Delhi hosts its fifth queer pride parade today
“Laws bring in tolerance. But as far as acceptance goes, the Indian society has not yet warmed up to the idea of embracing those in same-sex relationship or are different from the socially accepted gender norms,” says Delhi Queer Pride Committee member Mohnish Malhotra about the impact of the Delhi High Court’s 2009 order decriminalising same-sex relations between consenting adults.
As Delhi gets ready to play host to the fifth queer pride parade on Sunday — starting at noon from Barakhamba Road and ending with a get-together and picnic in one of the city parks — Mr. Malhotra adds: “The High Court order is one of the most important decisions and a very welcome move, but that is only one side of the story. The Court had noted that it is legally acceptable to have sex with a consenting same sex partner, but then social acceptance for the same is still a far way off. Families in India still find it shameful to have a ‘queer’ relative. The society still has some learning to do in terms of accepting people who are different.”
Noting that while the Delhi High Court order brought in grudging tolerance, Akhil Katyal, who teaches literature at Delhi University, says: “The decision was iconic, but there is a totally new dimension to social acceptance. The way athlete Pinki Pramanik’s case was handled is a reflection of society’s attitude and perception of people who are not in the strict socially acceptable gender spectrum. Even today, a gay man who is masculine is more socially acceptable than a gay man who is more effeminate. Clearly, the community has many more battles to be fought.”
The parade then, according to Delhi Queer Pride Committee member Shalini Krishan, is a way to bring the issue of “acceptance right into the society.”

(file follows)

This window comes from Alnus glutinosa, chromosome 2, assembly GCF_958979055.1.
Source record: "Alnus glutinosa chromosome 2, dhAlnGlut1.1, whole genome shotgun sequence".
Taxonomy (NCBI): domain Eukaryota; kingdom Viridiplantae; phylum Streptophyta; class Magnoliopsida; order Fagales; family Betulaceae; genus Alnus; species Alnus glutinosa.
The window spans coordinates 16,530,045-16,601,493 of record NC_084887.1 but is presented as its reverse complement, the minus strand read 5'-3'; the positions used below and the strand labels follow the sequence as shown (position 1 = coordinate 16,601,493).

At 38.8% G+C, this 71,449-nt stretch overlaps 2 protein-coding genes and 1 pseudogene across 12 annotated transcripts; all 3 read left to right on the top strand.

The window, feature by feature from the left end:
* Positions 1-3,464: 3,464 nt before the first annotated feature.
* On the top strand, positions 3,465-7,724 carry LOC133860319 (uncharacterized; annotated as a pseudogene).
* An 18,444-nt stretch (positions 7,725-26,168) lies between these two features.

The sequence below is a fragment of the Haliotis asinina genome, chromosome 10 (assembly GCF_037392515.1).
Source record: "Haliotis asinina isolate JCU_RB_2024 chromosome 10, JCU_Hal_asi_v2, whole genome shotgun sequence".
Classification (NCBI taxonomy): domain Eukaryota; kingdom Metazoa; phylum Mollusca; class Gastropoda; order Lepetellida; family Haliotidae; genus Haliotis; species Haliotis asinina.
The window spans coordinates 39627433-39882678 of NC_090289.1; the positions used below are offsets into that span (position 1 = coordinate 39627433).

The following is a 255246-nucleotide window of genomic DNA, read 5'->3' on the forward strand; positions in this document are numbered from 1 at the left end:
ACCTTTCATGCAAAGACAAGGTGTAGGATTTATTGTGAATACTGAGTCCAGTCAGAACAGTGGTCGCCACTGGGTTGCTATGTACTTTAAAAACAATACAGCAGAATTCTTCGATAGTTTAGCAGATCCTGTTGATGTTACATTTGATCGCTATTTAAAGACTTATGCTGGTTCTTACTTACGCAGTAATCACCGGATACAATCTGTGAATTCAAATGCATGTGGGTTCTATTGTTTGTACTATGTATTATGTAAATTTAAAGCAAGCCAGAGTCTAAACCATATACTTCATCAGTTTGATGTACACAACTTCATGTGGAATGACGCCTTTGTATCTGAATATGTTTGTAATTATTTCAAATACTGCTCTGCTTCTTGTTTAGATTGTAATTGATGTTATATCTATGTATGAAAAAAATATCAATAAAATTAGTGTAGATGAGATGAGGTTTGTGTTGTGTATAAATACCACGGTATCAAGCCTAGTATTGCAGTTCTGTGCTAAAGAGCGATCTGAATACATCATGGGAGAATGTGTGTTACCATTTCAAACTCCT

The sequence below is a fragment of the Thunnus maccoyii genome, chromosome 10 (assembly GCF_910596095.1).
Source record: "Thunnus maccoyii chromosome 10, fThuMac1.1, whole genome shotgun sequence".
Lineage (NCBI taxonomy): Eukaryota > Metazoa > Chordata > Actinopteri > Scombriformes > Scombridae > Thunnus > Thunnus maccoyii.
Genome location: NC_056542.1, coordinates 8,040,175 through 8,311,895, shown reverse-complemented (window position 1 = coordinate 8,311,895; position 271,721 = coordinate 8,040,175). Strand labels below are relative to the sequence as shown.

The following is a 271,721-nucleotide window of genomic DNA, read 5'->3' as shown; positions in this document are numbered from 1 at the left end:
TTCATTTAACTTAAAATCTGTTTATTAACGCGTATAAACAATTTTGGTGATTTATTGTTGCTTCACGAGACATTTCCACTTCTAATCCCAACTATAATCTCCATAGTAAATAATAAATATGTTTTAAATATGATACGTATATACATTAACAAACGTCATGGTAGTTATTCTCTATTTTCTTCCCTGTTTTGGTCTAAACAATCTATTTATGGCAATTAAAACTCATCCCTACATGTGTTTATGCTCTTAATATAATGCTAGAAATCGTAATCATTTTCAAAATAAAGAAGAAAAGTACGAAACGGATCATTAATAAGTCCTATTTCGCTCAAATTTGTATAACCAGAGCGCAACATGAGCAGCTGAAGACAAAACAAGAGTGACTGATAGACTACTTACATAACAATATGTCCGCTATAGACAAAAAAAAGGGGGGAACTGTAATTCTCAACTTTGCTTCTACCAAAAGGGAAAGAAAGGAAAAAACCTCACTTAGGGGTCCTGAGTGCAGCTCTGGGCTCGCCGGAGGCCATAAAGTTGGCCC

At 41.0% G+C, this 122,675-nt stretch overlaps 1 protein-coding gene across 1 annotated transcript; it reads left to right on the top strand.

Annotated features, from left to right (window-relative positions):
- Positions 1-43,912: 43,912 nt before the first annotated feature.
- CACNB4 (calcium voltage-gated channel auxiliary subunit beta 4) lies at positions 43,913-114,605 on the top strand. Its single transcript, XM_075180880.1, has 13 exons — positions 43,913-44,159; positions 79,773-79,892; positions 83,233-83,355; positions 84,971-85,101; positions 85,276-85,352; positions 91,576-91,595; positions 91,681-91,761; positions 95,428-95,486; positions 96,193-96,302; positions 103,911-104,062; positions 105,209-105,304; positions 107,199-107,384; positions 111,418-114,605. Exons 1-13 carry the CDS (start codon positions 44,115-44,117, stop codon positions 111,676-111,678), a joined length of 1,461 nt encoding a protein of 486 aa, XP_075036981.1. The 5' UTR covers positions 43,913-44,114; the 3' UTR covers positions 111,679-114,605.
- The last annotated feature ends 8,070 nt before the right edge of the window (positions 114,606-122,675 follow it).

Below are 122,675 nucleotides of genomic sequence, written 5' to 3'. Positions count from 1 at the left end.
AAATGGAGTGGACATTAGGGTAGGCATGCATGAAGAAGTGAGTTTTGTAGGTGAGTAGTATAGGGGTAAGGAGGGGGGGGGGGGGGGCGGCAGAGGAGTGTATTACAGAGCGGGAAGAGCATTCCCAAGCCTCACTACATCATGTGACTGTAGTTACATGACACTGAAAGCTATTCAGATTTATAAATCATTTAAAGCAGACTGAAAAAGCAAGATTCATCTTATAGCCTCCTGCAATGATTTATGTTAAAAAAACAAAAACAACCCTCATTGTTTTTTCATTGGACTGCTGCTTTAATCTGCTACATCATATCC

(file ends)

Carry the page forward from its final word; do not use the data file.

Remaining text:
“The Delhi High Court order only addresses people in same sex relation but does not address what is queerness in the larger sense. And so the parade is inclusive of people who are gay, lesbian, bisexual and those who have different gender expressions. This year’s theme is ‘Gender’, which means more than just male or female but everything in spectrum, in between and neither. The parade will bring together members and supporters of the queer community to celebrate their diversity and stand in solidarity with those who face persecution and violence because of their gender or sexual identity,” she says.
“The parade has always been about our lives and struggles and we turn the society’s attention to one aspect that oppresses us all — the straitjacket of gender. The laws are welcome, but the acceptance on the ground is a totally different story. India this year has seen two [reported] suicides and in general gender variant people face more harassment, discrimination and abuse leading to physical and mental health issues. We still have a long way to go in terms of being comfortable with people having different gender expressions,” she adds.
“Even today, a gay man who is masculine is more socially acceptable than an effeminate one” “High Court order does not address what is queerness in the larger sense”
“Even today, a gay man who is masculine is more socially acceptable than an effeminate one”
“High Court order does not address what is queerness in the larger sense”